Here's Frank the Tank's early slant on it from our e-mail exchange this morning:

I’ll need to see who the Sox would be giving up here. Kenny Williams has long had a fascination with Griffey, so it’s not very surprising. Basically, it gives the Sox the option to bench Konerko (who’s batting barely past .200) and put Swisher at 1B while a bit better offensive production in the outfield (presumably center).

Also, I see it as insurance in the event Thome gets hurt again.

Essentially, it’s a higher profile version of the Cubs have done with Jim Edmonds this year.

Good point.

The Manny Ramirez trade is drawing comparisons to the great Nomar Deadline Dump of 2004, with the Red Sox, Pirates and Marlins each throwing a few players back and forth in an attempt to pacify the manchild.

Never a dull moment with that Manny.

Here are the other rumors being floated between ESPN, MLB and a few other Web sites this morning:

* Colorado's Brian Fuentes to a host of teams, including Tampa Bay and St. Louis.

* Greg Maddux to the Padres or Dodgers from the Padres or Dodgers (wherever he's pitching these days - it's hard to keep track.)

* Adam Dunn to the Rays to fill a need for a slugger that isn't Barry Bonds. Because everyone is conspiring against him.

* Jason Bay to follow Xavier Nady out of town, landing in Boston or Tampa Bay if the Dunn deal gets sticky.

* "Wood, Piniella both perplexed by blister" - actual headline by the Daily Herald. Nothing to do with trades, it just is an unfortunate string of nouns and verbs.

* Will Ohman is reportedly desired by most of the AL East - Sawx, Yanks and Rays.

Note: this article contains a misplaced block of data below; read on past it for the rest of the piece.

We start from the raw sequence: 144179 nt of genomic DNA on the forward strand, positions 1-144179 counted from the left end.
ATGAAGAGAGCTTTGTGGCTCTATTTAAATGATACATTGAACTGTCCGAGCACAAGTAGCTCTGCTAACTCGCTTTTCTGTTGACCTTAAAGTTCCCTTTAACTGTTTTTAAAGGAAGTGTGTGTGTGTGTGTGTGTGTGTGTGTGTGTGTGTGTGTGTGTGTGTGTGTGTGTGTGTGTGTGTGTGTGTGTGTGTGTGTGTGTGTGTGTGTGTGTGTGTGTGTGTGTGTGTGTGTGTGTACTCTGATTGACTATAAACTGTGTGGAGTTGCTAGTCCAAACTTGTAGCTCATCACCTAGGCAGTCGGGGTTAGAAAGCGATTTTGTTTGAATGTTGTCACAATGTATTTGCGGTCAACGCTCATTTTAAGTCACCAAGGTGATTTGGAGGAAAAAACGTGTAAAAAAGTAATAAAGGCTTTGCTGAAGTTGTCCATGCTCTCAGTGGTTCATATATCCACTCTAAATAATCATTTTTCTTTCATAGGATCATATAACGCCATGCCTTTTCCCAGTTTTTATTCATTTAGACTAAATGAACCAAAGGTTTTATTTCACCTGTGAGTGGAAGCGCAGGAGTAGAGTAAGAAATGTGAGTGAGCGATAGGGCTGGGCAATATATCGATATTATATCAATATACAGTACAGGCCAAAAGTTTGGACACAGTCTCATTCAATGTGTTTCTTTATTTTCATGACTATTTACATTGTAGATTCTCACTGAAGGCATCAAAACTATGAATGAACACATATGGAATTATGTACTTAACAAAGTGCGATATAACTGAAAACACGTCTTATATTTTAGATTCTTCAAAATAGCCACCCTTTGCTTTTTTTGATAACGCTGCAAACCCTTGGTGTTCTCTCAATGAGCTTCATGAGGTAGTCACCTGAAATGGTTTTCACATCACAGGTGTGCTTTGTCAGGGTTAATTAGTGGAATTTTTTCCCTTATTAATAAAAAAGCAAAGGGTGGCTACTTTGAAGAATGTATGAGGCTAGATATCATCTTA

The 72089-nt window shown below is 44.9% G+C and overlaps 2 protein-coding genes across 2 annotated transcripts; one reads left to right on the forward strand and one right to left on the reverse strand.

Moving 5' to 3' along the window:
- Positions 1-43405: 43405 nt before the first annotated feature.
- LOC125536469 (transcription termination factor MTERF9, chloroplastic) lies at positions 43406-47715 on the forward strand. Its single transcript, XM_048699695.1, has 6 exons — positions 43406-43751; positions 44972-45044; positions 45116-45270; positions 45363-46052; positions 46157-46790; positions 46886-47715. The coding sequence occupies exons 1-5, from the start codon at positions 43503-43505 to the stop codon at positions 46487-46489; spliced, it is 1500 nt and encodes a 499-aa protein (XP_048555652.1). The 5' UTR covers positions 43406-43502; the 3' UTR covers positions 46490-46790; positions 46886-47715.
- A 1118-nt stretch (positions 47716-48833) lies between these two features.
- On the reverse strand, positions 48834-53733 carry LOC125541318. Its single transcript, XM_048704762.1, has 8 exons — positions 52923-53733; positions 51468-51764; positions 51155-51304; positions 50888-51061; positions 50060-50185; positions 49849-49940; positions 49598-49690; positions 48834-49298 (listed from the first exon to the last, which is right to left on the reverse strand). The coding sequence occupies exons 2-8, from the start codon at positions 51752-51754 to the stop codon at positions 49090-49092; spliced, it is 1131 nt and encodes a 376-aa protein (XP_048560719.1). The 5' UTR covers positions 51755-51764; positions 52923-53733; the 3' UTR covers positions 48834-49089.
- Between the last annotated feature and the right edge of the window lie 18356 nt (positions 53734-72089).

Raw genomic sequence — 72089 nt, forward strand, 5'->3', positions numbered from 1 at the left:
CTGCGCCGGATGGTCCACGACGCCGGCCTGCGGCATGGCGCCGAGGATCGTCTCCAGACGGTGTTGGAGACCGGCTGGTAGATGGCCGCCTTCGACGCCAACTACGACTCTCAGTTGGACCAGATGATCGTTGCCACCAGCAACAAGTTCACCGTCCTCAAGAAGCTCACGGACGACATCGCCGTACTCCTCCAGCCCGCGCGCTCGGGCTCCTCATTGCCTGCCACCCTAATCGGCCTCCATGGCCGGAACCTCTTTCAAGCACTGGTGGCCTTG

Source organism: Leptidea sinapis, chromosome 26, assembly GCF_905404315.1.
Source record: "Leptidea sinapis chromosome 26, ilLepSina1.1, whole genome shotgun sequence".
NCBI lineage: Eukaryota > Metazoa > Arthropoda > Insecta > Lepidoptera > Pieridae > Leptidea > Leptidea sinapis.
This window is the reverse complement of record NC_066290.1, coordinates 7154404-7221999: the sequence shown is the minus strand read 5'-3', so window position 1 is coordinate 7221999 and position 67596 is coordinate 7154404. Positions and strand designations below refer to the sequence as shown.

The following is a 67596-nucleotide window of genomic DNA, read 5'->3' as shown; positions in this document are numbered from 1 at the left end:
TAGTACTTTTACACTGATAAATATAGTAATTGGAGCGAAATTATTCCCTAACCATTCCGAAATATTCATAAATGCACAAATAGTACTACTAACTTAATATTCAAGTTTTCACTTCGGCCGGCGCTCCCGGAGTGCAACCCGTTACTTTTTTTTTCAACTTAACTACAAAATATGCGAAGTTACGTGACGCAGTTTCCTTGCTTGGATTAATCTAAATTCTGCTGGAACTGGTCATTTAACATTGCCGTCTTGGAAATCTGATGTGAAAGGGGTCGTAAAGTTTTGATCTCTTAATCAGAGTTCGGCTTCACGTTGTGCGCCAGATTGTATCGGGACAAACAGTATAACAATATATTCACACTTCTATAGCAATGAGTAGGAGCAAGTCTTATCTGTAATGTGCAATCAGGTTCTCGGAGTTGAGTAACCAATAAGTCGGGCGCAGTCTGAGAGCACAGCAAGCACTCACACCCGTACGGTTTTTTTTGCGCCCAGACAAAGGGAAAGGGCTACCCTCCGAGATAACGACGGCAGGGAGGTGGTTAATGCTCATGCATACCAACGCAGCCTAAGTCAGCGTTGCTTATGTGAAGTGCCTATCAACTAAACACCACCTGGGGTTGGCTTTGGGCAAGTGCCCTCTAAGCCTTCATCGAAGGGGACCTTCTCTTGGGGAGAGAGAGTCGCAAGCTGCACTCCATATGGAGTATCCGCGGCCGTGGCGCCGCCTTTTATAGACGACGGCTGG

* Finally, the Rangers are shopping their four catchers for pitching help. Good for them.

More if things get shook up this morning and hopefully an evening update after work.

(Image from:


Wednesday, July 30, 2008

Pudge to fill in for injured Posada

It's the big story at the trading deadline outside of the Manny Ramirez "will he, won't he" saga, but Ivan Rodriguez has been traded for Kyle Farnsworth.

Straight up one for one deal. The same kind of deal that would be questioned if it happened in my fantasy league (/Simmons). Commissioner Frankie is quick on the draw for those types of shenanigans.


Farnsworth, 32, was having his best season of his three with the Yankees, pitching to a 3.65 ERA in 45 appearances. He struggled in a setup role his first two seasons after joining the Yankees as a free agent before the 2006 season.

Farnsworth pitched for Detroit in '05, registering six saves before being traded to Atlanta at the July 31 Trade Deadline. He was emotional as he discussed the deal, briefly breaking down in tears as he spoke to reporters.

"Nothing surprises me in this game, but it's one of those things you can't really put your finger on," Farnsworth said, his lower lip trembling.

Girardi said that saying goodbye to Farnsworth -- a former batterymate and a pitcher for who he had lobbied all season long -- was especially difficult.

It strikes me as a little strange that MLB is saying that the Tigers are the ones who initiated this trade. For Farnsworth.

This leaves Brandon Inge as the only one on the Tigers' depth chart as a catcher - and he's listed as a 3B on his bio page, but has 24 games this season under his belt after starting his career behind the plate - which should change tomorrow morning, right?

The bigger question has to be whether or not this is a white flag for the Tigers.

(Image from: Flickr User BostonWolverine - hey I dig that kind of juxtaposition!)

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Is small ball a little white lie?

It's pretty intuitive to write off the big swinging, big missing sluggers in baseball as being more trouble than they're worth some seasons when they put together games where they don't make contact in any of their at-bats until they crush one into the cheap seats.

Run down your mental checklist of players who have had that tag hung on them and it makes a lot of sense to lust after a few players on your team that grasp small ball and can grind out runs and make solid contact each time they grab a bat.

(I am currently having the shakes caused by the final two seasons that Sammy Sosoa spent with the Cubs after weighing this prospect.)

But, is it worth it?

I found this link to Dugout Central from a tip from another BallHype user, BrianDaubach7, which starts plugging in different numbers and seeing what would happen if a few players from Reggie Jackson to Barry Bonds had been playing station-to-station.